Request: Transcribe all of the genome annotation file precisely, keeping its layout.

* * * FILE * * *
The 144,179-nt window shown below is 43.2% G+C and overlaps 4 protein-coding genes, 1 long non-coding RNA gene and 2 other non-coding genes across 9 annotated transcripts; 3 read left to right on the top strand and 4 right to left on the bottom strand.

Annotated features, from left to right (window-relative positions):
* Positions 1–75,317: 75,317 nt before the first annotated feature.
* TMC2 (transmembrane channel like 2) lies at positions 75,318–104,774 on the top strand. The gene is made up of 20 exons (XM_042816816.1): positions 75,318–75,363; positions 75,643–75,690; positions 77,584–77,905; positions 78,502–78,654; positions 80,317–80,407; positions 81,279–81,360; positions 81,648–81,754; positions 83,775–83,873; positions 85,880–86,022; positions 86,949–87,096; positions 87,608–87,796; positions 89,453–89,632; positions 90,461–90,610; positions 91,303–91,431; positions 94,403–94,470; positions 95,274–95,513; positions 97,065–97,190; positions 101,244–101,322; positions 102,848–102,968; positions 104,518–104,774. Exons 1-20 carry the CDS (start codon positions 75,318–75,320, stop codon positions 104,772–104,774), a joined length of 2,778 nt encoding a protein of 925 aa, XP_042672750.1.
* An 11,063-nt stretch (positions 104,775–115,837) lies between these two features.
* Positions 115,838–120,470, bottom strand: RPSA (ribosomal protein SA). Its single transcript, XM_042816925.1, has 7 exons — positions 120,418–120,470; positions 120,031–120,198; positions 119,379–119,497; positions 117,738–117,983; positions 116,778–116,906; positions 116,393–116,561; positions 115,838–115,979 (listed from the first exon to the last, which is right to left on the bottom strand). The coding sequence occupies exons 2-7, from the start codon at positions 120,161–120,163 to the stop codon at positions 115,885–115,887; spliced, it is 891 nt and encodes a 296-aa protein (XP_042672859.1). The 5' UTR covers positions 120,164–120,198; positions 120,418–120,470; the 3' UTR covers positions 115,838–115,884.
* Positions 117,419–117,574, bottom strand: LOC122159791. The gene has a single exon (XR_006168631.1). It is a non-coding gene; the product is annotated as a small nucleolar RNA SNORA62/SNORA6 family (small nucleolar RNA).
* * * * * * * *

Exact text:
The 144,179-nt window shown below is 43.2% G+C and overlaps 4 protein-coding genes, 1 long non-coding RNA gene and 2 other non-coding genes across 9 annotated transcripts; 3 read left to right on the top strand and 4 right to left on the bottom strand.

Annotated features, from left to right (window-relative positions):
* Positions 1–75,317: 75,317 nt before the first annotated feature.
* TMC2 (transmembrane channel like 2) lies at positions 75,318–104,774 on the top strand. The gene is made up of 20 exons (XM_042816816.1): positions 75,318–75,363; positions 75,643–75,690; positions 77,584–77,905; positions 78,502–78,654; positions 80,317–80,407; positions 81,279–81,360; positions 81,648–81,754; positions 83,775–83,873; positions 85,880–86,022; positions 86,949–87,096; positions 87,608–87,796; positions 89,453–89,632; positions 90,461–90,610; positions 91,303–91,431; positions 94,403–94,470; positions 95,274–95,513; positions 97,065–97,190; positions 101,244–101,322; positions 102,848–102,968; positions 104,518–104,774. Exons 1-20 carry the CDS (start codon positions 75,318–75,320, stop codon positions 104,772–104,774), a joined length of 2,778 nt encoding a protein of 925 aa, XP_042672750.1.
* An 11,063-nt stretch (positions 104,775–115,837) lies between these two features.
* Positions 115,838–120,470, bottom strand: RPSA (ribosomal protein SA). Its single transcript, XM_042816925.1, has 7 exons — positions 120,418–120,470; positions 120,031–120,198; positions 119,379–119,497; positions 117,738–117,983; positions 116,778–116,906; positions 116,393–116,561; positions 115,838–115,979 (listed from the first exon to the last, which is right to left on the bottom strand). The coding sequence occupies exons 2-7, from the start codon at positions 120,161–120,163 to the stop codon at positions 115,885–115,887; spliced, it is 891 nt and encodes a 296-aa protein (XP_042672859.1). The 5' UTR covers positions 120,164–120,198; positions 120,418–120,470; the 3' UTR covers positions 115,838–115,884.
* Positions 117,419–117,574, bottom strand: LOC122159791. The gene has a single exon (XR_006168631.1). It is a non-coding gene; the product is annotated as a small nucleolar RNA SNORA62/SNORA6 family (small nucleolar RNA).